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Dis Model Mech. 2018 Oct 25. pii: dmm.036699. doi: 10.1242/dmm.036699. [Epub ahead of print]

A novel mutation in the NADH dehydrogenase (ubiquinone) 1 alpha sub-complex 4 (Ndufa4) gene links mitochondrial dysfunction to the development of diabetes in a rodent model.

Author information

1
Laboratory for Molecular Medicine and Israeli Rat Genome Center, Barzilai University Medical Center, Ashkelon.
2
Faculty of Health Sciences, Ben-Gurion University of the Negev, Beer Sheba, Israel.
3
Laboratory for Molecular Medicine and Israeli Rat Genome Center, Barzilai University Medical Center, Ashkelon labmomed@bgu.ac.il.

Abstract

The mechanisms underlying diabetes remain unresolved. The Cohen Diabetic rat represents a model of diet-induced diabetes in which the disease is induced after exposure to a diabetogenic diet (DD) in the diabetes sensitive (CDs/y) but not in the resistant (CDr/y) strain. Diet imposes a metabolic strain that leads to diabetes in the appropriate genetic background. We previously identified through whole genome linkage analysis a diabetes-related QTL on RNO4 which incorporates NADH dehydrogenase (ubiquinone) 1 alpha sub-complex 4 (Ndufa4), a nuclear gene that affects mitochondrial function. We currently sequenced the gene and found a major deletion in CDs/y that leads to lack of expression of the NDUFA4 protein that is reported to be involved in the activities of mitochondrial complexes I and IV. In the absence of NDUFA4 in the diabetic CDs/y on DD, complex I activity is reduced in comparison to the non-diabetic CDs/y on regular diet and CDr/y on either diet; complex IV activity is reduced in both strains provided DD, and thus as result of diet and unrelated to the gene mutation. Tissue ATP fails to increase in diabetic CDs/y in response to DD, in comparison to non-diabetic CDr/y on DD. Plasma MDA levels are elevated in CDs/y on DD, while SOD1 and SOD2 levels fail to increase, indicating increased oxidative stress and inability of the pancreas to generate an appropriate anti-oxidative stress response. These findings suggest that the Ndufa4 mutation in CDs/y on DD is directly associated with mitochondrial dysfunction which we attribute to the lack of expression of NDUFA4 and to diet, and which prevents the anticipated increase in ATP production. The resulting enhanced oxidative stress impairs the ability of the pancreas to secrete insulin, leading to the development of diabetes. This is the first demonstration of an inherited mutation in a nuclear gene that adversely affects mitochondrial function and promotes diet-induced diabetes.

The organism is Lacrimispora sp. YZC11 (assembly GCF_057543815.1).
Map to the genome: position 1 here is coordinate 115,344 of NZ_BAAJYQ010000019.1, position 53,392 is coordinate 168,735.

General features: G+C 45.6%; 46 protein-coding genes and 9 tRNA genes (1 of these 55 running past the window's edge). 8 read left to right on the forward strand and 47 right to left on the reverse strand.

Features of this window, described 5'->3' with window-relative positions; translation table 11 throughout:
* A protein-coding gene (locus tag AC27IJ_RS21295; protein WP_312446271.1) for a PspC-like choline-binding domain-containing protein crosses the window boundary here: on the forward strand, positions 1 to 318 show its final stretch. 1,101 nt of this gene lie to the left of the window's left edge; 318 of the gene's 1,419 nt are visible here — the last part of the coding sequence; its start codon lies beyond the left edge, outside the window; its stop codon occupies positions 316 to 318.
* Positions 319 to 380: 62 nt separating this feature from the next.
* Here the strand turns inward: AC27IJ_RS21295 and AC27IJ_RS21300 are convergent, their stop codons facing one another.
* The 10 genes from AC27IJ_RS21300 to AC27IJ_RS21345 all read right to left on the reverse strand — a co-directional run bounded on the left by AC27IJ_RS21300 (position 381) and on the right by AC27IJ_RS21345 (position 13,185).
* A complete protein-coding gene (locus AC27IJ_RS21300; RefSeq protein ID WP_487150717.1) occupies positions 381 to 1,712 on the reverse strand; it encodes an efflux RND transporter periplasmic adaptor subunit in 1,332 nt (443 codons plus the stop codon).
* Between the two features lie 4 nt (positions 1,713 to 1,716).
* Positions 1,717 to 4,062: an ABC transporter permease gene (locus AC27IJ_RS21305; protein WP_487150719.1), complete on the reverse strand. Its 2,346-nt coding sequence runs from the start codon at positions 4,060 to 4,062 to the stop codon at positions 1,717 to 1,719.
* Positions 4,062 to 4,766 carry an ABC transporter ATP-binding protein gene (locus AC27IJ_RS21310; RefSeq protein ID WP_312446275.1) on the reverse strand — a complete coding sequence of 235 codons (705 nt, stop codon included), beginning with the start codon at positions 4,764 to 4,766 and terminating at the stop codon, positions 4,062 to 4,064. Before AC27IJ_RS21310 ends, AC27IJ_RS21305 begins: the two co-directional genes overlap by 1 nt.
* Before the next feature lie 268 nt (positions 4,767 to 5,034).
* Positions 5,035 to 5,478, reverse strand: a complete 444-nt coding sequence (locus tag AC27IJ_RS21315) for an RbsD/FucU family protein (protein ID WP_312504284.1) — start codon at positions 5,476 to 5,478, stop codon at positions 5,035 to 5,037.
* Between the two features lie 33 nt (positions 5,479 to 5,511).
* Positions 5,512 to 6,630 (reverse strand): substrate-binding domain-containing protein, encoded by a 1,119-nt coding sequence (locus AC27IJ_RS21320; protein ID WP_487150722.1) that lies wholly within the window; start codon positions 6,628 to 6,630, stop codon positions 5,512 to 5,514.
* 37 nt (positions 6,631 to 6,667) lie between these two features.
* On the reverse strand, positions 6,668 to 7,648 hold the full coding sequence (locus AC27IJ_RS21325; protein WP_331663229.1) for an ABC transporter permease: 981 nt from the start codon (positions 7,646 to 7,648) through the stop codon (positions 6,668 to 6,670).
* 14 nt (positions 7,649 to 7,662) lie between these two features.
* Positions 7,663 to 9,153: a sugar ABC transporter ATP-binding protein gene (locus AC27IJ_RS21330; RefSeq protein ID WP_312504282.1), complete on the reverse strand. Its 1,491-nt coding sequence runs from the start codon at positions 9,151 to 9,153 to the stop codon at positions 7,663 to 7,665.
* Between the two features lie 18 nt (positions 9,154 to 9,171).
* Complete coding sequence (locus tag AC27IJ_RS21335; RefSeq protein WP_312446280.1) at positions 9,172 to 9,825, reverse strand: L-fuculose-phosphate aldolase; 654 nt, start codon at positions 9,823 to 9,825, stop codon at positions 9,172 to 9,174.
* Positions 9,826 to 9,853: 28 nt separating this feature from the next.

KEYWORDS:

Cohen Diabetic rat; Diabetogenic diet; Genetics; Mitochondria; Mutation

PMID:
30361421
DOI:
10.1242/dmm.036699
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